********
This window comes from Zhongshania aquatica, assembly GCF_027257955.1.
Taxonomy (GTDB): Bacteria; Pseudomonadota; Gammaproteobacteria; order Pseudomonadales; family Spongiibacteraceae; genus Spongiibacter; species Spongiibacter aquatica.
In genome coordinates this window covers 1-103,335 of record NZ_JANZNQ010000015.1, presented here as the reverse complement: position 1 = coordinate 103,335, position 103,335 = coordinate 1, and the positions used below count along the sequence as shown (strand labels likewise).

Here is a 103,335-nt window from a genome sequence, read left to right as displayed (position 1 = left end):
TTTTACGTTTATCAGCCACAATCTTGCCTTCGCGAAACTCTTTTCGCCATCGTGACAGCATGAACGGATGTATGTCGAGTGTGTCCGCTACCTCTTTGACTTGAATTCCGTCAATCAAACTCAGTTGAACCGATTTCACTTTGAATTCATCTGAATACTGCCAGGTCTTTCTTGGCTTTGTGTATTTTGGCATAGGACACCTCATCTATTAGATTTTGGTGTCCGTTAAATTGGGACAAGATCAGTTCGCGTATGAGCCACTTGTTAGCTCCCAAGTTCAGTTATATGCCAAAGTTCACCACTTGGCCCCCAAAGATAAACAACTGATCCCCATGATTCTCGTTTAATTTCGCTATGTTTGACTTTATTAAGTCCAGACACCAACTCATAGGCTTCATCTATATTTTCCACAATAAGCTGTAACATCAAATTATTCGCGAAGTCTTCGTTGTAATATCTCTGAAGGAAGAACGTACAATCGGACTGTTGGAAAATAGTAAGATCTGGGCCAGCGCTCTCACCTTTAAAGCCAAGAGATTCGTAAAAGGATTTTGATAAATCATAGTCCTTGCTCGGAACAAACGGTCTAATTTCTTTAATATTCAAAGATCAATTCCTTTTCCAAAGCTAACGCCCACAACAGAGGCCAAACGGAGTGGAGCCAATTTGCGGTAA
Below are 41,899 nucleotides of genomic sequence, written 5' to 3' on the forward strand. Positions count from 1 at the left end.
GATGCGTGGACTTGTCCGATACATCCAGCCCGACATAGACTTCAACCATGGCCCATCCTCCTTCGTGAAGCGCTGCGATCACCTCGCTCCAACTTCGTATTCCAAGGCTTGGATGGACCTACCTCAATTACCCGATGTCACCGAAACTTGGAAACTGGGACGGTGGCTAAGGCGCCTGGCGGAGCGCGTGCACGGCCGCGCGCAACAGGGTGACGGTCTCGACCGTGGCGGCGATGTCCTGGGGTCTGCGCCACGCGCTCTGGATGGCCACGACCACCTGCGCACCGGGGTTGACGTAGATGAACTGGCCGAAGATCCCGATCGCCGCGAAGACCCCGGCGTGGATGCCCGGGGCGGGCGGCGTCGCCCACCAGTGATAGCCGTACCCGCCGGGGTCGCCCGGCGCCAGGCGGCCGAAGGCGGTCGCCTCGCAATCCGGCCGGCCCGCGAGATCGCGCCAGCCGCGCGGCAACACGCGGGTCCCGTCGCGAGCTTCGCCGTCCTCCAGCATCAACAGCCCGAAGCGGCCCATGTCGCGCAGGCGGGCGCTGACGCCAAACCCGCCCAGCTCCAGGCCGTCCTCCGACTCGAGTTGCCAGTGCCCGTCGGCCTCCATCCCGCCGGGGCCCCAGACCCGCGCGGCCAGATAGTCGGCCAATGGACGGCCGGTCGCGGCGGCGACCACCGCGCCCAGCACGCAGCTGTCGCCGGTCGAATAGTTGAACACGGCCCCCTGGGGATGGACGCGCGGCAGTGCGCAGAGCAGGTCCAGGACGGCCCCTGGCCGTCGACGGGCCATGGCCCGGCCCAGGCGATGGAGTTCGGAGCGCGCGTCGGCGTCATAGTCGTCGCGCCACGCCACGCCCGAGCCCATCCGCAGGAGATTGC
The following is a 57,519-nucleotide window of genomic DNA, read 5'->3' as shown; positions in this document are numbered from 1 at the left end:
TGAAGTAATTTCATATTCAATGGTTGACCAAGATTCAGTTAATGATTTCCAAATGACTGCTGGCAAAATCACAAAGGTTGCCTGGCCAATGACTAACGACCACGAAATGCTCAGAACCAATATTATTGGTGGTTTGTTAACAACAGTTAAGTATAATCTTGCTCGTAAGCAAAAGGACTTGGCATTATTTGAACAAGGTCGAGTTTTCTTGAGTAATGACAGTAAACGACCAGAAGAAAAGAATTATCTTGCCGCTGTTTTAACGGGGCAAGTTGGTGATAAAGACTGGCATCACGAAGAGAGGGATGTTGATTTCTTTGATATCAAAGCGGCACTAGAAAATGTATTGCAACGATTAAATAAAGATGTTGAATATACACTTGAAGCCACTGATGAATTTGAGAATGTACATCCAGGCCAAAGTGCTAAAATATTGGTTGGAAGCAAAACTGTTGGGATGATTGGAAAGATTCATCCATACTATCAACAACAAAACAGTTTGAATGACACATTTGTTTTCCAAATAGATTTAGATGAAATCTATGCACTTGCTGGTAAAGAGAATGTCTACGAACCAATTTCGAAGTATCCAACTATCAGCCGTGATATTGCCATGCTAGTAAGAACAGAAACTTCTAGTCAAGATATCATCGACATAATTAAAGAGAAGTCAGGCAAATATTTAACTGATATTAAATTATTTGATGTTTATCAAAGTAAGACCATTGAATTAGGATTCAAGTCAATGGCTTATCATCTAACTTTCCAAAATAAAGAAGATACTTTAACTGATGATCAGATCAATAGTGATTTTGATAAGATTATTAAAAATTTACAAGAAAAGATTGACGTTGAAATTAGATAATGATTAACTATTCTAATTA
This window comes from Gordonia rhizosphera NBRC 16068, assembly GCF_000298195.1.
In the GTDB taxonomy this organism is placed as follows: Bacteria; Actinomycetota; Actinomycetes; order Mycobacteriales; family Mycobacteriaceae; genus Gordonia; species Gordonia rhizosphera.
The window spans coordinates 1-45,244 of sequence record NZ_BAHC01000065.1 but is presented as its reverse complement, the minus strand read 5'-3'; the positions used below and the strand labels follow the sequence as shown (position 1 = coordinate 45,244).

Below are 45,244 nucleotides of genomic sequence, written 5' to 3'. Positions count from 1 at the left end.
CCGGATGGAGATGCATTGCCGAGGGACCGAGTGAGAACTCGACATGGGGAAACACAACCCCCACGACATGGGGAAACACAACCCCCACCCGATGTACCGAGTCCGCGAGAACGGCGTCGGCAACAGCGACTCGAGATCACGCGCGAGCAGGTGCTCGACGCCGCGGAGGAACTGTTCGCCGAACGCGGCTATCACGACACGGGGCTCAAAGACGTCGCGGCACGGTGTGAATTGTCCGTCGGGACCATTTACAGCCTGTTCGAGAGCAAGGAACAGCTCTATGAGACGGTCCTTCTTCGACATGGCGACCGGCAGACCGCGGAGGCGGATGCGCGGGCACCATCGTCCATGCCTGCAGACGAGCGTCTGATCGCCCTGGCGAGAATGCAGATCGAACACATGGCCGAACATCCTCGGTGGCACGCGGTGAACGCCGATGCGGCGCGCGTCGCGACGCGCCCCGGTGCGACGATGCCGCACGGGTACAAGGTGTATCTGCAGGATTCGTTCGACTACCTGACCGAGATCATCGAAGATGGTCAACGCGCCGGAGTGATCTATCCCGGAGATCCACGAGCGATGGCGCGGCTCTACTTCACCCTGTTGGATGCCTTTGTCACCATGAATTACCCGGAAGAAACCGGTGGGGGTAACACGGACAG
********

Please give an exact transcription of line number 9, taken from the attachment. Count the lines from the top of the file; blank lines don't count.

TGAAGTAATTTCATATTCAATGGTTGACCAAGATTCAGTTAATGATTTCCAAATGACTGCTGGCAAAATCACAAAGGTTGCCTGGCCAATGACTAACGACCACGAAATGCTCAGAACCAATATTATTGGTGGTTTGTTAACAACAGTTAAGTATAATCTTGCTCGTAAGCAAAAGGACTTGGCATTATTTGAACAAGGTCGAGTTTTCTTGAGTAATGACAGTAAACGACCAGAAGAAAAGAATTATCTTGCCGCTGTTTTAACGGGGCAAGTTGGTGATAAAGACTGGCATCACGAAGAGAGGGATGTTGATTTCTTTGATATCAAAGCGGCACTAGAAAATGTATTGCAACGATTAAATAAAGATGTTGAATATACACTTGAAGCCACTGATGAATTTGAGAATGTACATCCAGGCCAAAGTGCTAAAATATTGGTTGGAAGCAAAACTGTTGGGATGATTGGAAAGATTCATCCATACTATCAACAACAAAACAGTTTGAATGACACATTTGTTTTCCAAATAGATTTAGATGAAATCTATGCACTTGCTGGTAAAGAGAATGTCTACGAACCAATTTCGAAGTATCCAACTATCAGCCGTGATATTGCCATGCTAGTAAGAACAGAAACTTCTAGTCAAGATATCATCGACATAATTAAAGAGAAGTCAGGCAAATATTTAACTGATATTAAATTATTTGATGTTTATCAAAGTAAGACCATTGAATTAGGATTCAAGTCAATGGCTTATCATCTAACTTTCCAAAATAAAGAAGATACTTTAACTGATGATCAGATCAATAGTGATTTTGATAAGATTATTAAAAATTTACAAGAAAAGATTGACGTTGAAATTAGATAATGATTAACTATTCTAATTA